Wagner’s activities in the region appear coordinated by Melee Kermue, a former U.S. convict whom Sergei Berdnikov, Russia’s ambassador in Ghana, appointed to b9e Russia’s honorary consul-general in Liberia. He reportedly allowed Wagner experts to come into the country under the guise of businessmen. While Liberia heads to the polls this autumn, Weah’s general incompetence suggests Wagner may be accelerating plans for a coup in order to prevent more competent leadership from solidifying the country’s economy and relations with the U.S.

Sierra Leone faces a similar conundrum as incompetent leadership leads to stagnation, corruption, and popular unease. As a result, the country’s post-war recovery is now at a tipping point. In other words, the country that popularized the concept of “blood diamonds” may soon be in for a Russia-inspired repeat.

While the Ivory Coast was long one of the most stable countries in West Africa and a regional economic powerhouse, it too is under threat. The Wagner Group has recruited in the country for its Ukraine fight. And Russian proxies in Mali and Burkina Faso covet the country’s natural resources.

What should most concern American policymakers, however, is the possibility that the Wagner Group is not working alone. Too often, U.S. analysts pigeonhole the Wagner Group problem and the China threat. But what if the contracts Wagner seeks from corrupt leaders are meant as proxies for Chinese interests? The U.S. reacts with panic when China seeks to upgrade ports and build possible navy bases on the Atlantic Ocean, but what if Wagner-tied businesses won those contracts and simply upgraded ports to Chinese specifications? If this is not yet a concern in Washington, it is only because diplomats are not escaping embassy compounds or capital cities because it is certainly a concern among those seeking a better future in Liberia, Sierra Leone, and the Ivory Coast.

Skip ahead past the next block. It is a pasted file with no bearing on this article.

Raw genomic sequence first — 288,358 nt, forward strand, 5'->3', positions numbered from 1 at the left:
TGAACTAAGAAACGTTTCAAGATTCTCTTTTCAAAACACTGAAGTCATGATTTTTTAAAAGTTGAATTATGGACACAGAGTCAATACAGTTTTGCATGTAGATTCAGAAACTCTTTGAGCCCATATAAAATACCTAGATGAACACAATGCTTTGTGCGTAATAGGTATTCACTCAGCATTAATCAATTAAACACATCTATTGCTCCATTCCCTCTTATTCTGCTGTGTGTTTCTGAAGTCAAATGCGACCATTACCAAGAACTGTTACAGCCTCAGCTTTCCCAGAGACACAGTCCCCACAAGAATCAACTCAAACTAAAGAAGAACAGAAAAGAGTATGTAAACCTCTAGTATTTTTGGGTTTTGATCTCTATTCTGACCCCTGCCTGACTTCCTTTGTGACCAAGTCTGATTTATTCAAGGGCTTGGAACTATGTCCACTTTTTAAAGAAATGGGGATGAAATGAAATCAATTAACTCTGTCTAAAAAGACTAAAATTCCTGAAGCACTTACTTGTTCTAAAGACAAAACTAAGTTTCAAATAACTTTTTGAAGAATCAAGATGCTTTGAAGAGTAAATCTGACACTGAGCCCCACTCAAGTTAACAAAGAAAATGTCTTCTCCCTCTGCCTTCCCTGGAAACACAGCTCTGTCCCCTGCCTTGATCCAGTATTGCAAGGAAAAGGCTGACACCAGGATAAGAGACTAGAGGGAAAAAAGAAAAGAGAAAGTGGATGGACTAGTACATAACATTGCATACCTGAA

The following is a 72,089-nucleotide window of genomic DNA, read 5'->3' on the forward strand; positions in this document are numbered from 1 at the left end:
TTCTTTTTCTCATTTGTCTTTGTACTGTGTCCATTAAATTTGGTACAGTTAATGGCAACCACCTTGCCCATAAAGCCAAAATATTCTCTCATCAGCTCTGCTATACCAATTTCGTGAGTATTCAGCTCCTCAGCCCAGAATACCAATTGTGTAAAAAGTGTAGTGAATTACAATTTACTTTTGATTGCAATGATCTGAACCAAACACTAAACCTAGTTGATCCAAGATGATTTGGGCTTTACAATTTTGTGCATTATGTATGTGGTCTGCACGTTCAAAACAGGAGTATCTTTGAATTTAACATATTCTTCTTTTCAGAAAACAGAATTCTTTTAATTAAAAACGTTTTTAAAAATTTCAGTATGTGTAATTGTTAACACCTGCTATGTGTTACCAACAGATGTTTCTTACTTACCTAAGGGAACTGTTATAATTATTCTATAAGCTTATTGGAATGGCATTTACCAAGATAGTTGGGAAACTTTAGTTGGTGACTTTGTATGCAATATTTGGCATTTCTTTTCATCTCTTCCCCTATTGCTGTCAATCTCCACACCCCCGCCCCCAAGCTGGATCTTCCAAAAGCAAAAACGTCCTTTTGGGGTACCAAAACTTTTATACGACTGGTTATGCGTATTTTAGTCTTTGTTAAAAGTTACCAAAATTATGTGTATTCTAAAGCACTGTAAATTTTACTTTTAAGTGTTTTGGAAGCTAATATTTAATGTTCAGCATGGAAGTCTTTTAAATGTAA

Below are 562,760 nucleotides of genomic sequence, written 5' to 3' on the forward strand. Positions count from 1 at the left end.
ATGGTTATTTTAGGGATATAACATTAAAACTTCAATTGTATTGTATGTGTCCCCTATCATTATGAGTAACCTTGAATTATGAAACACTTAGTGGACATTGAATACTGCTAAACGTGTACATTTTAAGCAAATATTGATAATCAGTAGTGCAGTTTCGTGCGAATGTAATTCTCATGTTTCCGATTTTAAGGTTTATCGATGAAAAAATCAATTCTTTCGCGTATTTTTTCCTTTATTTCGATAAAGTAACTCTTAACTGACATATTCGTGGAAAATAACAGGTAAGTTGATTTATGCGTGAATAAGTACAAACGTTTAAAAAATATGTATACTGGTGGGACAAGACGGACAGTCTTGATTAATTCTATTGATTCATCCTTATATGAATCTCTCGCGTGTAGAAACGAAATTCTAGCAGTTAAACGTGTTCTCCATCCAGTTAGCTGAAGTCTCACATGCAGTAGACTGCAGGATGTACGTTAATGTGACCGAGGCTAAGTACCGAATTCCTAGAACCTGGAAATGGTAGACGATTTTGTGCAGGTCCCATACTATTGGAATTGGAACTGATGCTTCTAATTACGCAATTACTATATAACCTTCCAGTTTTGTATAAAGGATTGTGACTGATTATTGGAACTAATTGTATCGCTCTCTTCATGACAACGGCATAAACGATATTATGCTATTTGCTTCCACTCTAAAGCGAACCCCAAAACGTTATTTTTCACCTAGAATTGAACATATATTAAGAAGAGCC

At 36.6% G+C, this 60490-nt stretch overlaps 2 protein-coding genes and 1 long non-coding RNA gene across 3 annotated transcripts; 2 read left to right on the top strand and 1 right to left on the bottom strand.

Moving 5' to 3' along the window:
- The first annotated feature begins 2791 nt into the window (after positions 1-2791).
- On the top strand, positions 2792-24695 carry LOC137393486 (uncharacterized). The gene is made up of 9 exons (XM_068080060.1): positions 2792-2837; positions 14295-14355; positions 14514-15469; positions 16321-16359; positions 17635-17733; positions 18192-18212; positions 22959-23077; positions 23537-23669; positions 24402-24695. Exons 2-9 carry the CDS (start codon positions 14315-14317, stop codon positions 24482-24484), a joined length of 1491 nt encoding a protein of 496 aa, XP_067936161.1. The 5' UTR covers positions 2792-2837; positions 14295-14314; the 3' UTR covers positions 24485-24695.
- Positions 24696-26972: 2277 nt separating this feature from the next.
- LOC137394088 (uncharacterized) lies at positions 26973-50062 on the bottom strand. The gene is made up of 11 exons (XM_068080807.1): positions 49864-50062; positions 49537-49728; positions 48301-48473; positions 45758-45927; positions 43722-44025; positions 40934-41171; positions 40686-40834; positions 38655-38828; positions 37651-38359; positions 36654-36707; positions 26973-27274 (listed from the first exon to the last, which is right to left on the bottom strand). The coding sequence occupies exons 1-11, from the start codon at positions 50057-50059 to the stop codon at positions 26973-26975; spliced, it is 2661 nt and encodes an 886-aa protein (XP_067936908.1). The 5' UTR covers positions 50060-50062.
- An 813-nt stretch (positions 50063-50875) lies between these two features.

Kremlin spokesman Dmitry Peskov echoed that sentiment in an email to The Post. “We have nothing to do with the activities of private military companies abroad,” he said. Peskov did not respond to other questions about Russia’s military presence in Mali.

Officially, Wagner does not exist as a single registered business. Instead, analysts say, the group operates as a nebulous tangle of entities connected to the Russian military and Yevgeniy Prigozhin, an oligarch who is wanted by the FBI on charges related to interfering in the 2016 presidential election. Prigozhin has denied ties to Wagner, and he did not respond to a request for comment.

Adama Ben Diarra, a member of the Malian transitional council and one of five officials hit with European Union sanctions this year, attends a protest against French troops in Bamako last month. (Paul Lorgerie for The Washington Post)

The controversial backup came after groups linked to al-Qaeda and the Islamic State upended life in the country of 21 million over the last decade. Thousands have died and millions have lost their homes as the conflict sweeps through two-thirds of Mali, which is double the size of Texas, and spills into neighbors.

France had sent the most troops of any country into the fight — backed by U.S. intelligence and logistical support — before announcing a total withdrawal from Mali in February, blaming soured relations and the arrival of Wagner. The U.N. has nearly 15,000 peacekeepers in the nation.

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Since the mercenaries began appearing in late December, new government rules have hindered international missions against the rapidly growing Islamist insurgency, according to five officials close to the operations: Surveillance flights now require 72-hour notice, and Mali’s military partners have been ordered to avoid areas where Russians are deployed. Western, regional and business leaders say the security contractors are performing a variety of duties, including embedding with Malian troops, upgrading telecommunications and running an off-limits supply hub out of the international airport.